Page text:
Or: Don’t Call it a Comeback
When I was a boy, I wanted to make up stories and tell them to people who would believe me.
I was a passionate liar and often lost TV privileges as punishment for attempting to deceive my mother of some fancy little white lie that might make my reality a little more fantastic than it was. I was young and green—I had not yet begun honing my craft—and I often got caught. So, I practiced. I would deceive myself and pretend my fancy little white lies were true. This youthful self-delusion was heightened play pretend and felt like something I could really master with practice. Perhaps if I really believed in my fancy little white lies, I could convince those around me they were true, and then true they would be! The most successful lie, after all, is simply truth itself. And if I succeeded at such a transformation, I could have my cake and eat it, too, i.e. tell a nice, successful dinner-time lie then wash it all down with the latest episode of Spongebob Squarepants!
In school, I loved extemporaneous speaking and debate, supporting my positions with fantastic inventions of opinion and context that I employed charisma to convince my captive audience was truth. On weekends, I sharpened these skills in improvisation classes at a local extracurricular organization for young people.
In the fifth grade, I was tasked with writing and directing my first play. The assigned subject of my commission was the first Thanksgiving, something I felt even then was too morose or austere or beyond to entertain or inform. Under my pen, it developed into a very loose adaptation—something just shy of a panto, all broad strokes and broader humor. I spun my lies about what had happened into a comic tragedy (likely well ahead of its time) that was enacted garishly by classmates alternately overzealous and excruciatingly shy. We shared the story with our community—stimulated fellow students, troubled teachers, and patient parents.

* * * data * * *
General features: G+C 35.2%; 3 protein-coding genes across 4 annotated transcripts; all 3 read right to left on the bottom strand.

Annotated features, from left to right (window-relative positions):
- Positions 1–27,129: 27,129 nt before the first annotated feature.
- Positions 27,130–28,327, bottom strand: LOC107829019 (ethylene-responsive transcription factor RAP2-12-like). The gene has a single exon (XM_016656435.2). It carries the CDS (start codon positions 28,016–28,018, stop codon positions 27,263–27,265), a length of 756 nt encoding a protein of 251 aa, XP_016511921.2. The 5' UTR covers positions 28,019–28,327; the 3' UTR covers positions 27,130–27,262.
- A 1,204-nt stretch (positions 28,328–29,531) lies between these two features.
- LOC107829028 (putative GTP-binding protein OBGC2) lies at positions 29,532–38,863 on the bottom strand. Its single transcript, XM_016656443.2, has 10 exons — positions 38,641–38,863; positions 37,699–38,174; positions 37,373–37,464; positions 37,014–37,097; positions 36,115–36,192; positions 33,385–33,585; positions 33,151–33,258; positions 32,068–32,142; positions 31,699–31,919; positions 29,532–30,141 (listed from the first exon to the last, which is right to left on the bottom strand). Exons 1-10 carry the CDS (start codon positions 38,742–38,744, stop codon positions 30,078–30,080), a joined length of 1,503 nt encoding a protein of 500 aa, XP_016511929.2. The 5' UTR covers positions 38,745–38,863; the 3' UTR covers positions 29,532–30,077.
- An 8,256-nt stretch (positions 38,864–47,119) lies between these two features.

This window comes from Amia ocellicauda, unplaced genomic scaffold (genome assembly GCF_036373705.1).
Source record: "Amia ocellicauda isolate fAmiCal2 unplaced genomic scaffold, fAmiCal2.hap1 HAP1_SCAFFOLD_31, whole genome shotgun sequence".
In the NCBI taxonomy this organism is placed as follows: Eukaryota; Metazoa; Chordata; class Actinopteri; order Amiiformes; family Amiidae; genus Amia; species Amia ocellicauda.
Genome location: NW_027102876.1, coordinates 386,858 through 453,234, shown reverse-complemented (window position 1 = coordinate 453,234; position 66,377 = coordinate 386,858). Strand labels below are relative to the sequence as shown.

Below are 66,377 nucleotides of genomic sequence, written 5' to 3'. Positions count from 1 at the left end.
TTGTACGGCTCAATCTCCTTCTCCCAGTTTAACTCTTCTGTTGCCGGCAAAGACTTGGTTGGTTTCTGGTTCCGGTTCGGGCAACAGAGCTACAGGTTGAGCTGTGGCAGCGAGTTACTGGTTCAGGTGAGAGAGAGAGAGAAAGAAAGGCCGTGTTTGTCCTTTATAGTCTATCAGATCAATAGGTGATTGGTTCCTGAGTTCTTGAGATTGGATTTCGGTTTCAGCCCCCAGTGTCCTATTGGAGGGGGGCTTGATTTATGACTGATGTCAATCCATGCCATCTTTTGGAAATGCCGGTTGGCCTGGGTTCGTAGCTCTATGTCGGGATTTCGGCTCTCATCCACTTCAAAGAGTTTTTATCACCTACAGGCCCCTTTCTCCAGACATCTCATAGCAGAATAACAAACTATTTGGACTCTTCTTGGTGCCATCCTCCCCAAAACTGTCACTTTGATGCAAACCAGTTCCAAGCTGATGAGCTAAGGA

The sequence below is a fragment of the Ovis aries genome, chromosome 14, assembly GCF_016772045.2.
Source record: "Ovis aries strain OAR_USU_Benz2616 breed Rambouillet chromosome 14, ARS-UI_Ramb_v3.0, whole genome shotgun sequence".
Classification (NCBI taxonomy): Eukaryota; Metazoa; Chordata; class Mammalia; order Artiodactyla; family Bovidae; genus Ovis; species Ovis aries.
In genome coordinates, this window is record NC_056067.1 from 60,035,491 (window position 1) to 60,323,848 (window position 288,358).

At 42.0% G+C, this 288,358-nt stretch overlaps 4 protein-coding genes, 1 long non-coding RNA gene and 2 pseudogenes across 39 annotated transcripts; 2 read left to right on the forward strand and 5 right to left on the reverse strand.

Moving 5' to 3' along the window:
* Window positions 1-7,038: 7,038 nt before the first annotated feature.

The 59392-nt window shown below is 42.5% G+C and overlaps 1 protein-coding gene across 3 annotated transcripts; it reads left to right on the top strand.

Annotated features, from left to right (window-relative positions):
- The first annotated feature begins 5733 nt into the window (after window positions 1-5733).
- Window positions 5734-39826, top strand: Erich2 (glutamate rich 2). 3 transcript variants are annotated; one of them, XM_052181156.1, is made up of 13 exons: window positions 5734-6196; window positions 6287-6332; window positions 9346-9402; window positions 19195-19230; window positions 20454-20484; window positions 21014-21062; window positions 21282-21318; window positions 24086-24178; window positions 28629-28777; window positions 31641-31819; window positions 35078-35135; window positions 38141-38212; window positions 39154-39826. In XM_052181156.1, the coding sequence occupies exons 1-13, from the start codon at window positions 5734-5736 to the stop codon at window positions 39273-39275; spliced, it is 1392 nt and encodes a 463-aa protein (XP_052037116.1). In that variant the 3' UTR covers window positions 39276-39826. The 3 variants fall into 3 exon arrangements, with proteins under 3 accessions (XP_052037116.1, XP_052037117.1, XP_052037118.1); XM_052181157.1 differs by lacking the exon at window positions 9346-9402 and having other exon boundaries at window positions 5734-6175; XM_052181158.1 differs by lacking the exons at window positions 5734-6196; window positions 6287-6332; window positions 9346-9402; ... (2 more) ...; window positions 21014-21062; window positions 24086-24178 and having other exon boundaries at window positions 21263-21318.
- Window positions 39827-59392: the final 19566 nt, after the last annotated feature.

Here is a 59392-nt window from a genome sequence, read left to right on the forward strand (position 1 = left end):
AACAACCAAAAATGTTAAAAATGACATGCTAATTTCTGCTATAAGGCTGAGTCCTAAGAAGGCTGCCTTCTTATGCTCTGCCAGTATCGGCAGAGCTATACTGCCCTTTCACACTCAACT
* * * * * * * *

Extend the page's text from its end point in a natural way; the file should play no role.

Energizing such an event felt to me like discovering a fleeting, untrained, raw superpower—I rendered my lies true enough that others spoke them, showed up to hear them, and believed them! Or, at the very least, they didn’t punish me for telling them. They laughed or made little noises of recognition. How incredible! I had unwittingly unleashed something very powerful that was quite obviously inside me for quite some time, but then, I did not really know what exactly it was, how I could use it, or if I would ever wield it again. All I really knew was that my fictions were fun.
I started writing them down more and more. When I was in the seventh grade, a teacher encouraged me to write, direct, perform in, and edit a short film to fulfill an long-term assignment. Yes, I joined the rank of American cinema’s auteurs at the age of twelve.